select dateadd(w, -12, getdate())
  ,'Granny Smith'
  ,'Lana'
  ,6
 union all
 select dateadd(w, -14, getdate())
  ,'Golden delicious'
  ,'Rob'
  ,72
go

-- A couple of conflicting rows
insert dbo.LocalSales
 (
 DateChanged
 ,ProductName
 ,CustomerName
 ,SaleDate
 ,Quantity
 )
 select top 1
  getdate() as DateChanged
  ,dbo.RemoteSales.ProductName as ProductName
  ,dbo.RemoteSales.CustomerName as CustomerName
  ,dbo.RemoteSales.SaleDate as SaleDate
  ,120 as Quantity
  from dbo.RemoteSales
  order by DateChanged
go

insert dbo.RemoteSales
 (
 DateChanged
 ,ProductName
 ,CustomerName
 ,SaleDate
 ,Quantity
 ,Deleted
 )
 select getdate() as DateChanged
  ,dbo.LocalSales.ProductName as ProductName
  ,dbo.LocalSales.CustomerName as CustomerName
  ,dbo.LocalSales.SaleDate as SaleDate
  ,dbo.LocalSales.Quantity as Quantity
  ,1
  from dbo.LocalSales
  where (dbo.LocalSales.CustomerName = 'Lana')
go

Before designing the synchronisation script let's take a closer look at the rules:

The insert rule is as simple as possible: all transactions must be stored at both locations.

The update would be difficult without the DateChanged column. With it the job is also quite simple – 'the latest state prevails'. All latest changes to the rows must exist at both locations – including the Deleted column values to accurately represent cancelled or annulled transactions.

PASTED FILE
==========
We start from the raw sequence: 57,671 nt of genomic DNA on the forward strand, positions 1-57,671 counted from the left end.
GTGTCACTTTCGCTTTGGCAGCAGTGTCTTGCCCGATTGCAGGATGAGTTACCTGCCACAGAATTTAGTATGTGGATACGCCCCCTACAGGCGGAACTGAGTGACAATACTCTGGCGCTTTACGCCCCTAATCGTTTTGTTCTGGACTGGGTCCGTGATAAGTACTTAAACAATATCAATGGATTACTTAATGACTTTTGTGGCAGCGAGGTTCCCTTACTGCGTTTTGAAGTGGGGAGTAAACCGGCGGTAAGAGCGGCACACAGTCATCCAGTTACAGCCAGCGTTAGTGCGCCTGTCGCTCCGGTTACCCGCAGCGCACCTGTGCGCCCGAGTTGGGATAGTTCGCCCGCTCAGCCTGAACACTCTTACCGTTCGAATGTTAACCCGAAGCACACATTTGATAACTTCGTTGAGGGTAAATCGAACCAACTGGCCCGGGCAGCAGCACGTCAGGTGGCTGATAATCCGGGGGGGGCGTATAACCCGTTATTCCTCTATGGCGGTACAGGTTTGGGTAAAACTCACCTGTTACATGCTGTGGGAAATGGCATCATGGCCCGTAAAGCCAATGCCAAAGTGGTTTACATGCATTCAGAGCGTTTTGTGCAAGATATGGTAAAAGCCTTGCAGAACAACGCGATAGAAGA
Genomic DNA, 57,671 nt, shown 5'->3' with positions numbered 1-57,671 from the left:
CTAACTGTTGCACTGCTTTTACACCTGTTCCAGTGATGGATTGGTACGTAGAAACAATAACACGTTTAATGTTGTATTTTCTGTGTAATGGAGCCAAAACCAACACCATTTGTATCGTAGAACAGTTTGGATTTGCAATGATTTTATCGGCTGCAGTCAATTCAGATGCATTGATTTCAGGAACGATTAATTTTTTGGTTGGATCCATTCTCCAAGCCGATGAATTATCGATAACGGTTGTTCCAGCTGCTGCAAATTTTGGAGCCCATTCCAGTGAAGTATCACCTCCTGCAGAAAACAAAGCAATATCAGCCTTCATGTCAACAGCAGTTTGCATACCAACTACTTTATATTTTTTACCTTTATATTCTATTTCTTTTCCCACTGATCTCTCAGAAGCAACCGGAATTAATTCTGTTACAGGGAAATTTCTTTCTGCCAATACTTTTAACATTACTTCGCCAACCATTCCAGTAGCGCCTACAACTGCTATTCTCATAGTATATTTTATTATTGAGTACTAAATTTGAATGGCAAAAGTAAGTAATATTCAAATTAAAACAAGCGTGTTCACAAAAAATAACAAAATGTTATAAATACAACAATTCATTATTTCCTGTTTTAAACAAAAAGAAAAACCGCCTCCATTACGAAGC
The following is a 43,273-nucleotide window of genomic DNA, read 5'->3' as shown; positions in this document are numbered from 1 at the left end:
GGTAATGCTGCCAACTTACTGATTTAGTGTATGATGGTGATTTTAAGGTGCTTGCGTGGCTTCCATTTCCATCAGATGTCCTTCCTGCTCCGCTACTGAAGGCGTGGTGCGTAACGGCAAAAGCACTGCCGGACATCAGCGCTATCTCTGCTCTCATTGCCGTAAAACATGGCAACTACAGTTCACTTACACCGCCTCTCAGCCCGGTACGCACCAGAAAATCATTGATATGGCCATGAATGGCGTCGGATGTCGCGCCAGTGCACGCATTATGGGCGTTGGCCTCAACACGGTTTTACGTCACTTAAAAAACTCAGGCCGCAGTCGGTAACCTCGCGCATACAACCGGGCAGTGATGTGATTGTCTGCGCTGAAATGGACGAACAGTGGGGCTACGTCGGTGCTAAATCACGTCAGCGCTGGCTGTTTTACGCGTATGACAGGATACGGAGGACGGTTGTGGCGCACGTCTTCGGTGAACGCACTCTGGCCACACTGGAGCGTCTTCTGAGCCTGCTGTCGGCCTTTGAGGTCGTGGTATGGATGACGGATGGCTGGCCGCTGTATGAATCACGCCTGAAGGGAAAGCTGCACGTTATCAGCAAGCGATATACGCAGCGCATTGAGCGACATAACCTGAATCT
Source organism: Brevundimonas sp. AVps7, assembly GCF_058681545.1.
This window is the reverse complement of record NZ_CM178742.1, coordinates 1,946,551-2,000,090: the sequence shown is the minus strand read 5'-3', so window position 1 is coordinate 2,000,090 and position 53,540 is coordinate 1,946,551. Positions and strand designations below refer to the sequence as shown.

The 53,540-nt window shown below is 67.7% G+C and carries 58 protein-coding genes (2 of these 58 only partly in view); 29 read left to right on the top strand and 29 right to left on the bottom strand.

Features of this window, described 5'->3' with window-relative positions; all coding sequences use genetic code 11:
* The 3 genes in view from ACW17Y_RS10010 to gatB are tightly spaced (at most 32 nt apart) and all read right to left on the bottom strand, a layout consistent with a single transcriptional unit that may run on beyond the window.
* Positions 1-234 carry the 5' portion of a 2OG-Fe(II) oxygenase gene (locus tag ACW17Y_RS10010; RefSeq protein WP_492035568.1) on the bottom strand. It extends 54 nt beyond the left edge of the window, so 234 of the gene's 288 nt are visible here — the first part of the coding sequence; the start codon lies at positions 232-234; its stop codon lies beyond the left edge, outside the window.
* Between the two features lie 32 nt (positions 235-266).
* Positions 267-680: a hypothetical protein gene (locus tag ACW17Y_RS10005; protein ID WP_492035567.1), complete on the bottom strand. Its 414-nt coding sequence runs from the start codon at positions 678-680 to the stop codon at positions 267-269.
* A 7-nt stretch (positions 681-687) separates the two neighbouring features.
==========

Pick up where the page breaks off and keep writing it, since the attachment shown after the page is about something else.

By using a FULL OUTER JOIN query we can observe the differences between the remote and the local table:

select *
 from dbo.RemoteSales
  full join dbo.LocalSales
    on (dbo.LocalSales.ProductName = dbo.RemoteSales.ProductName)
     and (dbo.LocalSales.CustomerName = dbo.RemoteSales.CustomerName)
     and (dbo.LocalSales.SaleDate = dbo.RemoteSales.SaleDate)
 order by dbo.RemoteSales.DateChanged desc

Some rows exist at one location but not at the other while some rows have been changed at one location but the values not yet propagated to the other.

For the purposes of this rather simplified example we'll leave out any concurrency issues, and perhaps deal with them in another post.

As mentioned the insert part is simple:

  • The propagation of values from the Local table to the Remote:
    insert dbo.LocalSales
     (